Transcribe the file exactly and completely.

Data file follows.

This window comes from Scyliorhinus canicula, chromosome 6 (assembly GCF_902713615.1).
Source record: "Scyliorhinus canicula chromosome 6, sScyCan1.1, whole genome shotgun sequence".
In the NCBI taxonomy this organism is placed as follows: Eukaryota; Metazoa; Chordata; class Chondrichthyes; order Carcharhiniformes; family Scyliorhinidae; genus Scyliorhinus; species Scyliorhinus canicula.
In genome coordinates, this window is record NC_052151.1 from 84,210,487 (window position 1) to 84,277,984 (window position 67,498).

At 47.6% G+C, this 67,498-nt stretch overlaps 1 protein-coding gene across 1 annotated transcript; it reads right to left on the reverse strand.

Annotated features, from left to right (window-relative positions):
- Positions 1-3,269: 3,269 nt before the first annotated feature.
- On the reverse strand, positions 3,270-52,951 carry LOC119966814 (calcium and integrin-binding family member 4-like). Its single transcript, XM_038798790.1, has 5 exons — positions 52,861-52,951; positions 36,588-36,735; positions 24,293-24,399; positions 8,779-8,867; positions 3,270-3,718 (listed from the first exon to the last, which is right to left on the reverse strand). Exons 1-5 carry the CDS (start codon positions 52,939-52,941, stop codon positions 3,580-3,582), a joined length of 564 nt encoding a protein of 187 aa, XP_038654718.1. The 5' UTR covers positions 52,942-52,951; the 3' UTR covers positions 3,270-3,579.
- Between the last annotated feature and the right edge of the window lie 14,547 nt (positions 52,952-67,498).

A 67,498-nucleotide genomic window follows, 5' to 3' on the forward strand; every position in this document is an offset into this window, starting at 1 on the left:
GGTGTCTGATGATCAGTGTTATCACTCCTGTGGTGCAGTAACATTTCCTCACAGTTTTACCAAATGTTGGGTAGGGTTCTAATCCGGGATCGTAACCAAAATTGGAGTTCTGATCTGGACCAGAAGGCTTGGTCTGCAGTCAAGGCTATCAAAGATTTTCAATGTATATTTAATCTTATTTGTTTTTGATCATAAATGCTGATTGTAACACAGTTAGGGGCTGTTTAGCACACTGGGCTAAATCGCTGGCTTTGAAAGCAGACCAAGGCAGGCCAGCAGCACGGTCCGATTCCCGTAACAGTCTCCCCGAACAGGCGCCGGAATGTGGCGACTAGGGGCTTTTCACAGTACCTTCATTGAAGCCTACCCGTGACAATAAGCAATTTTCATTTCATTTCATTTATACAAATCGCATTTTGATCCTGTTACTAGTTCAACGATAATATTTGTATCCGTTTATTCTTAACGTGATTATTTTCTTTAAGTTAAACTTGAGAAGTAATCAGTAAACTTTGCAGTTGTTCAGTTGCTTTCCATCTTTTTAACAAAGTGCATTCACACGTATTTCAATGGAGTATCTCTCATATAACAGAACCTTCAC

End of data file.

This window comes from Scyliorhinus canicula, chromosome 6 (assembly GCF_902713615.1).
Source record: "Scyliorhinus canicula chromosome 6, sScyCan1.1, whole genome shotgun sequence".
In the NCBI taxonomy this organism is placed as follows: Eukaryota; Metazoa; Chordata; class Chondrichthyes; order Carcharhiniformes; family Scyliorhinidae; genus Scyliorhinus; species Scyliorhinus canicula.
In genome coordinates, this window is record NC_052151.1 from 84,210,487 (window position 1) to 84,277,984 (window position 67,498).

At 47.6% G+C, this 67,498-nt stretch overlaps 1 protein-coding gene across 1 annotated transcript; it reads right to left on the reverse strand.

Annotated features, from left to right (window-relative positions):
- Positions 1-3,269: 3,269 nt before the first annotated feature.
- On the reverse strand, positions 3,270-52,951 carry LOC119966814 (calcium and integrin-binding family member 4-like). Its single transcript, XM_038798790.1, has 5 exons — positions 52,861-52,951; positions 36,588-36,735; positions 24,293-24,399; positions 8,779-8,867; positions 3,270-3,718 (listed from the first exon to the last, which is right to left on the reverse strand). Exons 1-5 carry the CDS (start codon positions 52,939-52,941, stop codon positions 3,580-3,582), a joined length of 564 nt encoding a protein of 187 aa, XP_038654718.1. The 5' UTR covers positions 52,942-52,951; the 3' UTR covers positions 3,270-3,579.
- Between the last annotated feature and the right edge of the window lie 14,547 nt (positions 52,952-67,498).

A 67,498-nucleotide genomic window follows, 5' to 3' on the forward strand; every position in this document is an offset into this window, starting at 1 on the left:
GGTGTCTGATGATCAGTGTTATCACTCCTGTGGTGCAGTAACATTTCCTCACAGTTTTACCAAATGTTGGGTAGGGTTCTAATCCGGGATCGTAACCAAAATTGGAGTTCTGATCTGGACCAGAAGGCTTGGTCTGCAGTCAAGGCTATCAAAGATTTTCAATGTATATTTAATCTTATTTGTTTTTGATCATAAATGCTGATTGTAACACAGTTAGGGGCTGTTTAGCACACTGGGCTAAATCGCTGGCTTTGAAAGCAGACCAAGGCAGGCCAGCAGCACGGTCCGATTCCCGTAACAGTCTCCCCGAACAGGCGCCGGAATGTGGCGACTAGGGGCTTTTCACAGTACCTTCATTGAAGCCTACCCGTGACAATAAGCAATTTTCATTTCATTTCATTTATACAAATCGCATTTTGATCCTGTTACTAGTTCAACGATAATATTTGTATCCGTTTATTCTTAACGTGATTATTTTCTTTAAGTTAAACTTGAGAAGTAATCAGTAAACTTTGCAGTTGTTCAGTTGCTTTCCATCTTTTTAACAAAGTGCATTCACACGTATTTCAATGGAGTATCTCTCATATAACAGAACCTTCAC